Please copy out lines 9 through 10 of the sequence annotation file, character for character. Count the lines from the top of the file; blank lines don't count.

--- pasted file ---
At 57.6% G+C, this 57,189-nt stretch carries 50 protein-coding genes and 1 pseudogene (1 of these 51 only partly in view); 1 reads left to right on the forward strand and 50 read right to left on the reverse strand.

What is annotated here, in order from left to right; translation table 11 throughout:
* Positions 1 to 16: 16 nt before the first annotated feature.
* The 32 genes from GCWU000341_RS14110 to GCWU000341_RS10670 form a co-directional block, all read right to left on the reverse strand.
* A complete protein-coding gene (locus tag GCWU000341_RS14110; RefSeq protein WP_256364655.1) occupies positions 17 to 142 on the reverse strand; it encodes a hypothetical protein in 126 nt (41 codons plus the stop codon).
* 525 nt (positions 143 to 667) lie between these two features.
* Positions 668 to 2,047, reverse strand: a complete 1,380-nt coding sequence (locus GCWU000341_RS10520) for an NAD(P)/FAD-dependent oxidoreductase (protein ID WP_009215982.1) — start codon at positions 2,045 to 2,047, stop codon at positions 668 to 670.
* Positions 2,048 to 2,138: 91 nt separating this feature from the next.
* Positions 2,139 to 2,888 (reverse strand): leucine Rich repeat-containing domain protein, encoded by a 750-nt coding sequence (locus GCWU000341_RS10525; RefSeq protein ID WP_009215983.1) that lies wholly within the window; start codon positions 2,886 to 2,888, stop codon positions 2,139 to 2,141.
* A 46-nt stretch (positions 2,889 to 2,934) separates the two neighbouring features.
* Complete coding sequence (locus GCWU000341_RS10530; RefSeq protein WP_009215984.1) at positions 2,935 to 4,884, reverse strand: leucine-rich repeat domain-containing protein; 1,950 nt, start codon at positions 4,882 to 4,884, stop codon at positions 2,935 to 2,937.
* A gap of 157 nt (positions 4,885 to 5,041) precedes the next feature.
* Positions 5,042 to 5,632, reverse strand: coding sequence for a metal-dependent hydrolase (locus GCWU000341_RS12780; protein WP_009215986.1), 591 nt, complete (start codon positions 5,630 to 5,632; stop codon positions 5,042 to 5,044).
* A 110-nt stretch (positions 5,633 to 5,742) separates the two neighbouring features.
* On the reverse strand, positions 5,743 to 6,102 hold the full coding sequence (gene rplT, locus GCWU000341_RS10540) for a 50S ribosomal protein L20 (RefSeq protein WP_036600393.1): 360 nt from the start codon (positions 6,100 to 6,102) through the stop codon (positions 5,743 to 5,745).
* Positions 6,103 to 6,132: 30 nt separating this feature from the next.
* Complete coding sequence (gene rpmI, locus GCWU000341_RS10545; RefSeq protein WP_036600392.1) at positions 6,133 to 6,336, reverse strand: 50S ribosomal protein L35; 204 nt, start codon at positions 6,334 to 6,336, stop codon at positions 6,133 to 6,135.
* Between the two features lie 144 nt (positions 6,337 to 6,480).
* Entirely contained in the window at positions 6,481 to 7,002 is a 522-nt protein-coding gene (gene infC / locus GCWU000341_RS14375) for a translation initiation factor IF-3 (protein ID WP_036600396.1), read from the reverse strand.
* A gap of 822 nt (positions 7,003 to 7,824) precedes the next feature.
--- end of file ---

* Positions 2,139 to 2,888 (reverse strand): leucine Rich repeat-containing domain protein, encoded by a 750-nt coding sequence (locus GCWU000341_RS10525; RefSeq protein ID WP_009215983.1) that lies wholly within the window; start codon positions 2,886 to 2,888, stop codon positions 2,139 to 2,141.
* A 46-nt stretch (positions 2,889 to 2,934) separates the two neighbouring features.